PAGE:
Book reviews are back 🙂 I spent a long hot summer reading through some great books and getting rather sunburnt. Here are a select few I particularly enjoyed!*
The Anarchist’s Club, by Alex Reeve**
-I found Leo Stanhope’s 2nd adventure just as addictive as the first. Leo is one of my favourite literary characters – with struggles and flaws in equal measure.
-I got lost in the setting and ended up reading this book in one sitting. I am a big fan of Alex Reeve’s descriptions of Victorian life, making Leo’s world all the more real. Trying to keep a low profile, Leo is still living above the pharmacy and working as a hospital porter. This all changes when a woman’s body is found in a grave at a club – and Leo recognises her as a customer at the pharmacy. Not only this, Leo’s name and address are found on a note discovered with the body. Denying all knowledge of the woman, Leo is thrown into dangerous territory whilst attempting to uncover the mystery.
-I was pleased to see the rich cast of supporting characters back in The Anarchist’s Club (especially Rosie) along with the addition of a few new ones! We find out more about Leo’s struggle with his past – as a trans man in Victorian London, this novel threw a spotlight on Leo’s battle with his family, as well as the danger of being ‘discovered’. The House on Half Moon Street seemed to focus on the story of the crime, rather than Leo’s gender – in contrast, his experience was very much in the foreground in The Anarchist’s Club. We are reminded how dangerous it was to be transgender in the Victorian era and the issues and attitudes that Leo has to endure. I found Reeve’s depiction of the disparity between rich and poor to be especially interesting – how those with power chose to wield it, and the impact this had on workers and individuals without that power.
I’m looking forward to following Leo on his further adventures!
The Art of Taxidermy, by Sharon Kernot**
-This book is absolutely wonderful. I was intrigued to read a verse novel, as it wasn’t a style I’d read before – and I’m so glad I did. I was just transported away into this world. I loved this book.
-The theme of grief is heavy, as we explore the reactions to death of not only main character Lottie, but her father and other family members. Developing an intense interest in taxidermy as a way to capture a spark of life, Lottie collects dead birds and attempts to preserve them. Her father recognises her talent and begins to nurture her passion – whilst Lottie is dealing with revulsion from her aunt.
-As the story progresses, we are shown the ways in which Lottie’s family were treated as immigrants to Australia in World War 2. I found myself thinking about their story for a long while afterwards – and I’m definitely going to pick up a physical copy of this beautiful book.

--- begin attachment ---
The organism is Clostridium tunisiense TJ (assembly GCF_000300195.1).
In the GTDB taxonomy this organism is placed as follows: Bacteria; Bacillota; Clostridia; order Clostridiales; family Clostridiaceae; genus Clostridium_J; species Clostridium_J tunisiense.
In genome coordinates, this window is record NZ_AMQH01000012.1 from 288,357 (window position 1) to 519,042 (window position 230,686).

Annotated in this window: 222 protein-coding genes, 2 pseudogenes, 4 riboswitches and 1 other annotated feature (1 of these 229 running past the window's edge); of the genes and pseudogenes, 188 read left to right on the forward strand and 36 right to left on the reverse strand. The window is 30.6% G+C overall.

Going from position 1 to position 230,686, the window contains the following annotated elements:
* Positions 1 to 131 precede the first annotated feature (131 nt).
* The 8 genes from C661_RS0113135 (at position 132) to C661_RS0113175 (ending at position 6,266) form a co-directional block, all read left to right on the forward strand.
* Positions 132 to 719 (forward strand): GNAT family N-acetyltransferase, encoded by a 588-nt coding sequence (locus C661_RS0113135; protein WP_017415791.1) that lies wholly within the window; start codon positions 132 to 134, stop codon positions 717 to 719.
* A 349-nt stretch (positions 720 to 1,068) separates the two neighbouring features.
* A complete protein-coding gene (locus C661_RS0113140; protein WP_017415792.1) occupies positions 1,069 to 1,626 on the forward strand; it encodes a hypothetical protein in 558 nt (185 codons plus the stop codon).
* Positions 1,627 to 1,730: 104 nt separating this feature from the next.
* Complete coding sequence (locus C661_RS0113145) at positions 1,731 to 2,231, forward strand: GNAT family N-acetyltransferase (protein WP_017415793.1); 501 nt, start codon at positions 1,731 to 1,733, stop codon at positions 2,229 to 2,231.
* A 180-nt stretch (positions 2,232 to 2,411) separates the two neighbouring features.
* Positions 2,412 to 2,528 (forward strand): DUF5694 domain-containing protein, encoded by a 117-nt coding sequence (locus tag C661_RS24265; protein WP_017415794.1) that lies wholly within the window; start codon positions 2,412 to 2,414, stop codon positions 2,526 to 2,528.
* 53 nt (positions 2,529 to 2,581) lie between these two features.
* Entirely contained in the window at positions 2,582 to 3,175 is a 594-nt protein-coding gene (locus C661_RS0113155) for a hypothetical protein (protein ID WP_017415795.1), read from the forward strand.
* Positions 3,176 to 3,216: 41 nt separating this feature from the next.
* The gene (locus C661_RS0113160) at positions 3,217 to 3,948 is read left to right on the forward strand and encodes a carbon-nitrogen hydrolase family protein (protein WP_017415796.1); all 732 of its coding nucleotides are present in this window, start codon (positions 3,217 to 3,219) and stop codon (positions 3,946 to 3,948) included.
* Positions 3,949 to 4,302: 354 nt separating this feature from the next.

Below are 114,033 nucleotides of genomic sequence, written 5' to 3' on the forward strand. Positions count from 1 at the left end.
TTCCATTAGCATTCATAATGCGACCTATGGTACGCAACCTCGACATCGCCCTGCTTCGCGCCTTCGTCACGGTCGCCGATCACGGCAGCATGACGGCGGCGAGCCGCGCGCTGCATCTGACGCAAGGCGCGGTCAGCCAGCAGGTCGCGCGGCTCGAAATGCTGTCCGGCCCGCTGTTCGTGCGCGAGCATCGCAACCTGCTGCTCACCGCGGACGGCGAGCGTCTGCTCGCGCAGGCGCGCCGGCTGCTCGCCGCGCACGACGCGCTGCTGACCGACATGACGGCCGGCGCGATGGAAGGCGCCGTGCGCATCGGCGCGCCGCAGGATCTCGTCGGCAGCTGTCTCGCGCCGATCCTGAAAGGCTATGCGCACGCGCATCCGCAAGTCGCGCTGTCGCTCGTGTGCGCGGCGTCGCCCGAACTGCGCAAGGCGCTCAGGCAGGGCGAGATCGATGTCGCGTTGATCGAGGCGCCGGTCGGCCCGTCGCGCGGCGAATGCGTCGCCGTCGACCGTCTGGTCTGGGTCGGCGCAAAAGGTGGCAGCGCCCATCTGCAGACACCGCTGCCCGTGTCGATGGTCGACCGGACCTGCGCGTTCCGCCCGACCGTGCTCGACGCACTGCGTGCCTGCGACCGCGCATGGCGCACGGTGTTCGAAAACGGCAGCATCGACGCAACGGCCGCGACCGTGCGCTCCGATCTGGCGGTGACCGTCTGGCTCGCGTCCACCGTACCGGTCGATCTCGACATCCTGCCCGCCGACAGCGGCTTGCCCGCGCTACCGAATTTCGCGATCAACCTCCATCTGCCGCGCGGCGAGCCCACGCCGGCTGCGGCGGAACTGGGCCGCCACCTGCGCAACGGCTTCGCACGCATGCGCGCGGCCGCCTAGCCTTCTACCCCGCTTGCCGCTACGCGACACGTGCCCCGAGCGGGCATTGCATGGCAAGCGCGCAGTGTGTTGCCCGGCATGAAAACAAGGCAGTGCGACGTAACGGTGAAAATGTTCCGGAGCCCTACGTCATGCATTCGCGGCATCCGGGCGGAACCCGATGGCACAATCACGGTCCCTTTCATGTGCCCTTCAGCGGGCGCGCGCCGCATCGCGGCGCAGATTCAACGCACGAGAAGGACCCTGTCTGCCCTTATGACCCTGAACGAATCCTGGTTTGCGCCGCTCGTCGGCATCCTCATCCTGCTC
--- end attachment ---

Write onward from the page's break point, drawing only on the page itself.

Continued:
The House of Islam, by Ed Husain**
-I found myself very curious about the intricacies of Islam – as an unreligious person I wanted to learn more about it and the differences between Muslim beliefs. This book was so in depth – laying out everything I needed to know, as well as diving into topics that are relevant in the world today.
-Ed Husain doesn’t shy away from talking about extremism, relationships between differing schools of Islam, and how other religions are viewed from the viewpoint of Islam. I learnt so much – The House of Islam contained a lot of information, explained clearly, bravely and authoritatively.
-I particularly like that Husain gives us a first-person perspective coming from the experience of being an Islamic activist in Britain. For someone like me, with no experience of religion, it is fascinating to read such an in depth history of Islam – from it’s inception to the major religion it is today. I’d really recommend taking the time to read this book – although I found it very detailed, the amount I learnt was well worth it.
*This post contains affiliate links, which means that if you make a purchase through clicking on one of the links to Wordery, I’ll receive a small commission at no extra cost to you.
Why Wordery? I chose to become a Wordery affiliate because: they support charities that help to improve literacy; they are a small team of book lovers; they pay UK taxes; they’re not Amazon. You can find out more about Wordery here.
**I am a member of NetGalley, where I received this review copy for free in exchange for an honest review.